The debt cycle keeps people in debt and away from financial freedom. It’s a vicious cycle that never seems to stop. It is a process that involves increased borrowing, which results in default and puts you in different types of debt. This article will detail the four stages of the debt cycle: Exploitation, Icing on the Cake, Normalization, and Catastrophe.
Stage 1: Exploitation
In order to become enslaved to debt, you need to be paying more than you receive. So if you make $1000 a month, and they charge you interest on your credit card at 20%, then being enslaved is easy. However, it’s not quite as easy as the above example because it has elements of control. What we’ll call the “debt exploiters” will use various means, such as the highest credit score technique, to control how you spend your money. They will offer very tempting deals that are only good for a limited period and generally require a pre-paid amount to take advantage of the “offer”. Credit card companies want you to think that they’re giving you something, but they’re taking more than they’re giving.
You could also be spending more than you earn and borrow more to cater to the extra expenses. In such a case, you will end up in different types of debt that you can borrow elsewhere to pay. The scenario does not necessarily apply to credit cards.
Stage 2: Icing on the Cake
Once you’re used to paying interest on your credit card, you will be conditioned to continue using your credit card. If you don’t use your credit card and avoid the interest payments, then you’re effectively saving 20% of whatever the value is of the purchases you make with it. So, you are not saving any money at all. You’re paying an even higher price through the interest you pay with your credit card.
If you are not using a credit card, you can borrow from other people to settle your previous obligations, especially for a business, thus putting you in business debt. In such a case, you might seem that you have everything in control, but you are just putting yourself deep in debt in the real sense.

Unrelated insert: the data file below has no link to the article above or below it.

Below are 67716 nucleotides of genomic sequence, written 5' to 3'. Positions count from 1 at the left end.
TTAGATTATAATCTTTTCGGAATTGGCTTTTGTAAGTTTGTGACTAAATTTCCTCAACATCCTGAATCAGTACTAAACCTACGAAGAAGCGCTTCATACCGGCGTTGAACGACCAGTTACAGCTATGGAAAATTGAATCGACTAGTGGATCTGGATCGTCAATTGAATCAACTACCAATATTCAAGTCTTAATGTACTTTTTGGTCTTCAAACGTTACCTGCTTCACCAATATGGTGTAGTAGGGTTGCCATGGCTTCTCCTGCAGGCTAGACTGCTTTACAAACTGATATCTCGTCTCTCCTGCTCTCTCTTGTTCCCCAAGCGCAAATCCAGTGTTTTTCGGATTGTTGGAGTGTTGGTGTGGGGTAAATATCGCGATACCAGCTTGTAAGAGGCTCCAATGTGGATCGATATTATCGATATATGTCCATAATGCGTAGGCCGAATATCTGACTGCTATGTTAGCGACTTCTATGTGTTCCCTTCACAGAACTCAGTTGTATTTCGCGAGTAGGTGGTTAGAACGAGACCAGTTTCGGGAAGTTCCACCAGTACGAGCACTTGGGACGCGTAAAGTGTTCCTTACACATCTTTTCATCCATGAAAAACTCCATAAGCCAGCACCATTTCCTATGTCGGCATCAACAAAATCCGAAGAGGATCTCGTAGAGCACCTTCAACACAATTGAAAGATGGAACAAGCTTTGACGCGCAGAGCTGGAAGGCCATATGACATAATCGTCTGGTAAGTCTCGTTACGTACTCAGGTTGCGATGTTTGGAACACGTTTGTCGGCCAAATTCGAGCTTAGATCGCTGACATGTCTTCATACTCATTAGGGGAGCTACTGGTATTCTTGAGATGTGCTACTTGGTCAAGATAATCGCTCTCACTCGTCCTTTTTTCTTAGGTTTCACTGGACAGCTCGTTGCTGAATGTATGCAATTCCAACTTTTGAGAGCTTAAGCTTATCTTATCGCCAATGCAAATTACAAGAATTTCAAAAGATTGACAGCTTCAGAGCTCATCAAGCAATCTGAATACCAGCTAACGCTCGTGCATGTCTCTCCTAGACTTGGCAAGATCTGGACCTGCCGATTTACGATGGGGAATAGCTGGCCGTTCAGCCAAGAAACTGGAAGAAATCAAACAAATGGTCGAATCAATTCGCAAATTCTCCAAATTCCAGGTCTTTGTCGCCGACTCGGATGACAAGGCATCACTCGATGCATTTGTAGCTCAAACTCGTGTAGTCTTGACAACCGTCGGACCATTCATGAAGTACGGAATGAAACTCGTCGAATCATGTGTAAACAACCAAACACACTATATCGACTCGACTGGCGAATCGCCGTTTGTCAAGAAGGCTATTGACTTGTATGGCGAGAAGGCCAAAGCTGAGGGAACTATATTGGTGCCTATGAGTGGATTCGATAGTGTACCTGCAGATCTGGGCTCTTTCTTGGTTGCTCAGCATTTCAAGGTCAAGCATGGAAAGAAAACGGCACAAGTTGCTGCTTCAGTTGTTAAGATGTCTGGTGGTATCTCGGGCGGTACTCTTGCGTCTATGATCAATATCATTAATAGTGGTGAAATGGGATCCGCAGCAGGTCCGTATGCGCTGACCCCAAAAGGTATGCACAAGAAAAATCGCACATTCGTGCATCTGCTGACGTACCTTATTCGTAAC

Stage 3: Normalization
Once you get used to paying interest on the credit card, it’s important to continue using your card. It’s much easier not to think about what’s going on behind the scenes than to try to change your financial habits. This is why some of the most successful companies, such as Amazon and Apple, have focused on making their products as addictive as possible.
In other cases, a person will get used to borrowing money to pay previous debts to the extent that they will not see a big deal in the act. This act will keep them deep in personal or business debt, and they will not think of getting themselves out of the situation.
Stage 4: Catastrophe
The interest charges accumulate. The ballooning cost of the credit card or loan (which is usually much larger than the original amount that you borrowed) is at first felt only by you in the form of higher monthly payments. But eventually, the personal or business debt mountain becomes so large that it starts taking its toll on your life. People being exploited by the debt cycle are not even aware that they’re being exploited. It’s a very subtle process and one that depends on psychological manipulation to get people to become indebted and keep them stuck going in circle. If you are not keen on the debt process, you will find yourself in a financial crisis you can’t rescue yourself from. But there is light at the end of the tunnel. If you find a debt store that can help you figure out your debt and start paying it off, you will take steps in the right direction.
As long as you’re paying more money than you get back in some form of service or product, you are pushing yourself into debt that you might not be able to pay. Therefore, if you notice that you borrow money to pay other loans, it is important to evaluate your finances and work on a budget. Such would prevent you from additional expenses that force you to borrow money.